Plastic is not biodegradable, and it is a synthetic material, something our bodies can’t handle. That’s enough to make me take a few steps to decrease the number of plastic products I use. I don’t want to ingest any plastic, and I don’t want to create garbage if I don’t have to.
First of all, while I sometimes store food in plastic containers, I NEVER heat food in plastic. I don’t care if it says “microwave safe.” There are plenty of sources out there showing that the denotation “microwave safe” only means that the container won’t melt if you heat it. It does not refer to the safety of your food once it has been heated in the microwave in a plastic container. If you ask me, the fact that a plastic container won’t melt when heated to high temperatures is more dodgy than if it actually did melt. There’s enough research out there to convince me that heating food in plastic is not a good idea- plastic molecules can slough off of plastics and into food when the container or wrapping is heated and cooled repeatedly.
I mostly store food in glass jars and in Pyrex Tupperware-style containers. Unfortunately the latter are fairly expensive, but they are in fact microwave safe in the true sense. As for the jars, I use some canning jars, and the rest are jars that other food products are sold in. I try not to buy food that is packaged in plastic, and if I have to buy peanut butter or something canned, I try to always find it in glass packaging so the jars can be reused. I do freeze a lot of foods in plastic, since any glass besides Pyrex doesn’t usually stand up to freezing, even with room left for the expansion of broth, etc. I have less qualms about freezing in plastic, since I only let things thaw in the plastic and remove before heating.
I cook exclusively in cast iron, ceramic, Pyrex, and stainless steel. Hopefully we all know that “non-stick” pans are a big no-no. For me, all it takes is one good look at a pan that has been sliced up by knives and spatulas and is missing some of its metal lining, lost into food at some point or the other. Cast iron is the original non-stick material, and I swear by it. I’ve stopped using aluminum pans as well. There is some research out there that suggests aluminum is linked to Alzheimers, but from what I can tell, the amount of aluminum you would have to ingest for it to cause dementia is HUGE. Still, I don’t like the idea of molecules of a foreign metal entering my body by any means. (On a side note, aluminum is the active ingredient in most antiperspirants—a substance that is put straight into pores. I began using an aluminum-free deodorant several years ago, made by Adidas, of all people. It is effective and safe, as far as I can tell. I admire Tom’s of Maine as a company, but their aluminum-free deodorants make me smell like a giant hippie).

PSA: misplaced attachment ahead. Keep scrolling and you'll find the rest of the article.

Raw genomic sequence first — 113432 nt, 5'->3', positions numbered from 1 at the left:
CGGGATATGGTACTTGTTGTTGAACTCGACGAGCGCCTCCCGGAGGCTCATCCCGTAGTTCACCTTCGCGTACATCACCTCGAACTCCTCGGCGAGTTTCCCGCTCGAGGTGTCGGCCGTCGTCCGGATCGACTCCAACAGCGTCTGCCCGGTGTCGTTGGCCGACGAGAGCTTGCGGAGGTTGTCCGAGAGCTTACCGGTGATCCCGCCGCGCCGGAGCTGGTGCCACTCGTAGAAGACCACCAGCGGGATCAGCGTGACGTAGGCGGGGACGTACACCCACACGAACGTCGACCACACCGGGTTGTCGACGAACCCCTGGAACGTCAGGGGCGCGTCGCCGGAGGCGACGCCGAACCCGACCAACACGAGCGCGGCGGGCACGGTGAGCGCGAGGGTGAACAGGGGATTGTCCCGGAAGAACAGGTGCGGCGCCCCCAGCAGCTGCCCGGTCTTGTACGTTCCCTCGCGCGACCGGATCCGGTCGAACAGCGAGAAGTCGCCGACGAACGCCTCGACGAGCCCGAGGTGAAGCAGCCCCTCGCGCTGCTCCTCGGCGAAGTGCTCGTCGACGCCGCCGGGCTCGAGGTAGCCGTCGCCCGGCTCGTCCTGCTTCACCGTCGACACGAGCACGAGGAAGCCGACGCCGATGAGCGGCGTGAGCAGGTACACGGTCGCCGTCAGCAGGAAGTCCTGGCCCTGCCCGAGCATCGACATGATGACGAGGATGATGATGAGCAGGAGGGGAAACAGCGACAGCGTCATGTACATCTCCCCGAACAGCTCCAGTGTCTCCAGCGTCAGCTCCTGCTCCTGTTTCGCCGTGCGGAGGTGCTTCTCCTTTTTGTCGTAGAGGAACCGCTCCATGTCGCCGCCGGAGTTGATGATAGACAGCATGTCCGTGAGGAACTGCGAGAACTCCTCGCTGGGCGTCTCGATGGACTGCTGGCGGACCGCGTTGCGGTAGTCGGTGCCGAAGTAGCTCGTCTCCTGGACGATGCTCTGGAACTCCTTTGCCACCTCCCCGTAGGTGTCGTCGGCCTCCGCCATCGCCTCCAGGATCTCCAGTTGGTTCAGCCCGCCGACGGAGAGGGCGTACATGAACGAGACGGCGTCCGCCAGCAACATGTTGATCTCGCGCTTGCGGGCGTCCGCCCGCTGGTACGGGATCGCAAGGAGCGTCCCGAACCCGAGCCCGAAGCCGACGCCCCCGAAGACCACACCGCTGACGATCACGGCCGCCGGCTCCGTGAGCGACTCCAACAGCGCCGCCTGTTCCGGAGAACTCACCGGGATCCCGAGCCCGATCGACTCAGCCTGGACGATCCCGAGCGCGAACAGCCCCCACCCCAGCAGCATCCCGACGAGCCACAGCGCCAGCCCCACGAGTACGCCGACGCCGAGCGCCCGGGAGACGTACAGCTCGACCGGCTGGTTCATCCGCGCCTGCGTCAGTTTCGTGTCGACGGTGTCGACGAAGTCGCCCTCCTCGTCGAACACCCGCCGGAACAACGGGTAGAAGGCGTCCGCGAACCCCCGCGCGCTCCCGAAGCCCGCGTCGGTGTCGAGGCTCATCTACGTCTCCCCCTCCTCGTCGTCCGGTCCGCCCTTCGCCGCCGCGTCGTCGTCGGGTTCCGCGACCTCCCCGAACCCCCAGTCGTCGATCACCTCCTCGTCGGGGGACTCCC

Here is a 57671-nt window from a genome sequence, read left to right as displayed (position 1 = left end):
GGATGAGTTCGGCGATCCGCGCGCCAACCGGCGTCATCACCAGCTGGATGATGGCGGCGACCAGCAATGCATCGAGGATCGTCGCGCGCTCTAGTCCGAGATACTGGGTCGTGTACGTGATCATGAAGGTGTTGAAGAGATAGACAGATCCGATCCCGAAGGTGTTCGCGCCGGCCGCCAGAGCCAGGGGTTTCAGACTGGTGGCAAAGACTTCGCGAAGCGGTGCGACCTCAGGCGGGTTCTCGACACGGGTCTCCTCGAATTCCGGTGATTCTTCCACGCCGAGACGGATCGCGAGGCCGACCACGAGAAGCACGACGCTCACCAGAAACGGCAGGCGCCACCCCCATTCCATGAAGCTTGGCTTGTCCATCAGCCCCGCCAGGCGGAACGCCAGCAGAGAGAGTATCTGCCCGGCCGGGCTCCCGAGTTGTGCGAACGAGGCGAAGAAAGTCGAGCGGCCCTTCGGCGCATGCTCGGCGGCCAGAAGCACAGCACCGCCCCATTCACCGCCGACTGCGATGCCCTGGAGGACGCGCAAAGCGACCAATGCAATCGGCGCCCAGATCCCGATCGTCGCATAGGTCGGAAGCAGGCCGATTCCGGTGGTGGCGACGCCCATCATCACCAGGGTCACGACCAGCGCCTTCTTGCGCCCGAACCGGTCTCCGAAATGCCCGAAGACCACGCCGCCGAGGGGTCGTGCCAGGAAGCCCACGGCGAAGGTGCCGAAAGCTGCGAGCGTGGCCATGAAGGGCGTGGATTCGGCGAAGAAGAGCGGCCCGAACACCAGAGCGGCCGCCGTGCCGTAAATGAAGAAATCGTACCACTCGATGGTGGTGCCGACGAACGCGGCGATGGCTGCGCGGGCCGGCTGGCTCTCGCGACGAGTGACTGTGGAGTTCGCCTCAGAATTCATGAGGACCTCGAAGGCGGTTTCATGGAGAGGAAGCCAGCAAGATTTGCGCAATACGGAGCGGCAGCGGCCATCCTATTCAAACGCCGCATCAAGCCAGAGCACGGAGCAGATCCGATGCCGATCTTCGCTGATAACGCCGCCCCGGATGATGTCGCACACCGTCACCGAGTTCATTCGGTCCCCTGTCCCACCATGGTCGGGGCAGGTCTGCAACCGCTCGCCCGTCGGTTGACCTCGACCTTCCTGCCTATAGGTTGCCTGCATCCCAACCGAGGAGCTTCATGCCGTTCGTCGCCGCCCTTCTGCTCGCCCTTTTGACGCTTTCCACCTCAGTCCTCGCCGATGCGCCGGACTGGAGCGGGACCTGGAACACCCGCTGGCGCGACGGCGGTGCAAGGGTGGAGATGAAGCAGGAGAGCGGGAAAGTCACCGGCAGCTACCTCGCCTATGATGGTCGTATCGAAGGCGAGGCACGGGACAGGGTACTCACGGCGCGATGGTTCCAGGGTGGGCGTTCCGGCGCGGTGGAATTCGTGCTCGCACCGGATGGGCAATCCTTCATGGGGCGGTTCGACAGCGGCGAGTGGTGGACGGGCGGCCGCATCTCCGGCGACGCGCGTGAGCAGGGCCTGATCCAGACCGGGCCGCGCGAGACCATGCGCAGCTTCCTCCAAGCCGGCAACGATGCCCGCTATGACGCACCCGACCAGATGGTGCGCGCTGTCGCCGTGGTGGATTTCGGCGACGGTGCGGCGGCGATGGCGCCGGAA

A few years ago I also got rid of my plastic water bottles, and bought two metal water bottles. One is a Klean Kanteen, made from stainless steel. The other is a Sigg, from the Swiss company. It is made from aluminum, but with a liner that is supposedly proven to not leach anything harmful into the liquid in the bottle. I guess in some ways everything is a gamble, but I feel better with metal than with plastic.
I do still use plastic bags for storing some dry foods and for things like veggies in the fridge. My major complaint about plastic bags is that people often throw them away after one use, forgetting that things like bread bags are recyclable, and that sandwich bags are reusable. I wash and re-use all plastic bags, unless they are hopelessly destroyed (i.e. something rotted in it) in which case I do throw them away, or unless they get torn, in which case they get recycled. I rarely get plastic grocery bags at the store- that only happens if I forget my canvas totes and have too much to carry without a bag. I’m usually on my bike and put all my groceries in my pack. I always try to take my own produce bags from home, so I’m not creating extra waste by taking new ones from the store. Each time I wash bags at home, I put a bunch of the clean produce bags in my pack or totes so I don’t have to think about it when I go to the store.
In some cases it’s hard to know what to believe. I feel like I run on instinct mostly, feeling better about using more stable substances like glass and cast iron for cooking purposes. The only thing research is saying for sure is that plastic wrapping can leach into food at harmful if heated or cooled, while also acknowledging that harder plastics can leach into food, but at such small amounts that a “harmful” accumulation is almost impossible. Still, I choose to believe that any accumulation of a foreign substance in my food or drink is unacceptable, as is putting unnecessary plastic in the garbage, which will end up in a dump and never break down.
Links to research and news regarding plastics:
The FDA’s Statement on Bisphenols (BPAs), 2008: http://www.nalgene-outdoor.com/technical/FDAstatement.html
2005 Research Suggesting Cancer Link to Plastic: http://www.foodproductiondaily.com/Packaging/Research-suggests-cancer-link-to-plastic-packaging
Alzheimers Society article on aluminum as a contributing factor: http://alzheimers.org.uk/site/scripts/documents_info.php?categoryID=200137&documentID=99&pageNumber=1